A true child of Montmartre, son of a circus musician and an embroiderer, Eugène Paul – known as Gen Paul (1895-1975) – was immersed from his earliest childhood in the artistic bohemian milieu of this district of Paris and admired the masters: Picasso, Van Gogh, Degas, Toulouse-Lautrec, Van Dongen, …
Wounded and amputated of his right leg during the First World War, Gen Paul could no longer practice his trade as an upholsterer and therefore decided to use his drawing talents and his sense of observation to launch himself professionally into painting, to which great artists of Montmartre such as Juan Gris, Maurice de Vlaminck, André Derain or Maurice Utrillo were to introduce him.
If his early works reflect these many influences, he develops during the period from 1925 to 1929, which is described as his “Great Period”, a strong expressionist style, on the fringe of his friends of the Bateau-lavoir.
The paintings of this period are characterized by movement, found both in the gaiety of the subjects he depicts – musicians in action, bustling crowds in Montmartre, horse races – and in his brushstrokes of rapid brushstrokes, dynamic angles and distorted silhouettes. His work expresses his own style with influences as varied as those of Toulouse-Lautrec, van Gogh, Cézanne, and before them Goya, Velasquez, or El Greco.
Gen Paul exhibited for the first time at the Salon d’automne and the Salon des Indépendants in Paris in 1920. In 1928, his works were exhibited with those of Picasso, Rouault and Soutine and the following year he signed a contract with the great Parisian dealer Bernheim, but this was cancelled after the financial crash of 1929.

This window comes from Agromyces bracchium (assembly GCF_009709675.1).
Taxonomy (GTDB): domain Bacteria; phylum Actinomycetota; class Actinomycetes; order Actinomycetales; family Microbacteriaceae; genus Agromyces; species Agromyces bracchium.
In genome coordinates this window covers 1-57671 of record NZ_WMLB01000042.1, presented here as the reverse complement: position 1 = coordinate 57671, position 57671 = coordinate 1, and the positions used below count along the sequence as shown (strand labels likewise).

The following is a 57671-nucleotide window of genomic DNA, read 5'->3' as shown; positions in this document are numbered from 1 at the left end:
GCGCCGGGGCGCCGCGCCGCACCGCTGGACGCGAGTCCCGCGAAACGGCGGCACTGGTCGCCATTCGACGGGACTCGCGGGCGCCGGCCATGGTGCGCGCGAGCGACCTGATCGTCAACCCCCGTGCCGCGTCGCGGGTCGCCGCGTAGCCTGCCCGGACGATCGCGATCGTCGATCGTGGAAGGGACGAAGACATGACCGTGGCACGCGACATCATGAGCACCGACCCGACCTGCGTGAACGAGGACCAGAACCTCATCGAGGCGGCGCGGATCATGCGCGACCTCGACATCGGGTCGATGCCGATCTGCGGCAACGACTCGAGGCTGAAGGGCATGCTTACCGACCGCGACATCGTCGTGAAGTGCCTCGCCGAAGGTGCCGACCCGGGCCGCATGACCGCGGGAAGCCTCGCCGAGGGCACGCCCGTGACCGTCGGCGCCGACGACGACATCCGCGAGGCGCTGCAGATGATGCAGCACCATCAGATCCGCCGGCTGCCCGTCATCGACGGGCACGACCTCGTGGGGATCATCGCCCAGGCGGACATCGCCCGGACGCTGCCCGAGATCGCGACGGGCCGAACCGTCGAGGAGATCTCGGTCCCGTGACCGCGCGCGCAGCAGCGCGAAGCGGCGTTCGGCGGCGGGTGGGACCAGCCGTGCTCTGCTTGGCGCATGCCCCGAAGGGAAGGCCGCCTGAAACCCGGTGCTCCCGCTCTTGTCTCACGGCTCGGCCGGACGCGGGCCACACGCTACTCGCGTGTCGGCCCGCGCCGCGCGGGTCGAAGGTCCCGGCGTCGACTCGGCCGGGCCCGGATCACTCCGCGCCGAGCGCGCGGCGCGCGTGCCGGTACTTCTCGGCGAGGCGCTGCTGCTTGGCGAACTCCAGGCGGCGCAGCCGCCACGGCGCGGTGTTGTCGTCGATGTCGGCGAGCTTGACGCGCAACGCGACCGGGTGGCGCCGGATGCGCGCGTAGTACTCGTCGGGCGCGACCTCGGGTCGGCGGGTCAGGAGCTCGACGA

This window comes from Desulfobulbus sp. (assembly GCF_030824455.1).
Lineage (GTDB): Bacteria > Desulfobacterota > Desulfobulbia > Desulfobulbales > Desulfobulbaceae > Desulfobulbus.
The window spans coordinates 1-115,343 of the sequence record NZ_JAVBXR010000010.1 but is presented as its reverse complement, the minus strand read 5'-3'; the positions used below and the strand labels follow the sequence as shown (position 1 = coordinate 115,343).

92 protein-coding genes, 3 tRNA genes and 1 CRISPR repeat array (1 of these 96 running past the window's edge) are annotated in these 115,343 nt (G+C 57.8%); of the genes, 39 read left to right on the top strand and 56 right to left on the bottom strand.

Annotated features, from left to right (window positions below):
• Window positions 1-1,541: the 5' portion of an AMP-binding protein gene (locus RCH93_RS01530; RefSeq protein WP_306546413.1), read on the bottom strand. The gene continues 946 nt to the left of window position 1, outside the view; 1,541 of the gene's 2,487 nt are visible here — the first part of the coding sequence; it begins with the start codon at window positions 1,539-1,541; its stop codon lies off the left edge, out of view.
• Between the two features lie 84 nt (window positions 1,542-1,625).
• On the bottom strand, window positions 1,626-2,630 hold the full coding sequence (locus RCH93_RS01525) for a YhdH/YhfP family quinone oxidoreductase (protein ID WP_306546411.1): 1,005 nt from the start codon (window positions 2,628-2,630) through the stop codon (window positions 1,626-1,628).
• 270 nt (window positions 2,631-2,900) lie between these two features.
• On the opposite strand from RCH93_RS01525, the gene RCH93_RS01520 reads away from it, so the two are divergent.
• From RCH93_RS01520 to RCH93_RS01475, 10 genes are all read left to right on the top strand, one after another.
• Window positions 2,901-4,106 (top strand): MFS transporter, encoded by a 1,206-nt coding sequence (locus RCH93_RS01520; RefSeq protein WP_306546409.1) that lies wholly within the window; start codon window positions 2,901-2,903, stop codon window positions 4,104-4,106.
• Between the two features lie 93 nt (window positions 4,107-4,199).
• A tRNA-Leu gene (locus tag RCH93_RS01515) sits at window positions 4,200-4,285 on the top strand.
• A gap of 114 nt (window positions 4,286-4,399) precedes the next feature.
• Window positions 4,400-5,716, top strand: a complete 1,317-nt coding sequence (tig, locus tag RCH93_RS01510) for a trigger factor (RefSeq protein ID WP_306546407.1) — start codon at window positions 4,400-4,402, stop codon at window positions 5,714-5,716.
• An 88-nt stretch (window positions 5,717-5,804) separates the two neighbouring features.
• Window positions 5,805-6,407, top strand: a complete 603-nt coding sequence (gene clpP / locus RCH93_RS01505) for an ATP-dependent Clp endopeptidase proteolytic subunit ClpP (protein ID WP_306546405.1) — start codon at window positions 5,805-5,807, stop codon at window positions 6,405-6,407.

Until September 1930, the artist traveled and worked non-stop, seized by a kind of frenzy. But on his return to Paris, serious health problems linked to his alcoholism forced him to slow down. The writer Louis-Ferdinand Céline was a great help in his recovery. Although he did not share his ideas, Gen Paul considered him a close friend for many years.
After the Second World War, Gen Paul returned to the style and subject matter of his early years, without really regaining the artistic vitality of the 1920s. However, being considered an important figure in Paris painting, he enjoyed some success during his lifetime.
The Galerie de la Béraudière is pleased to introduce you to this talented artist, who was one of the only French expressionists, in an exhibition that will focus on his “Great Period” from 1925 to 1929.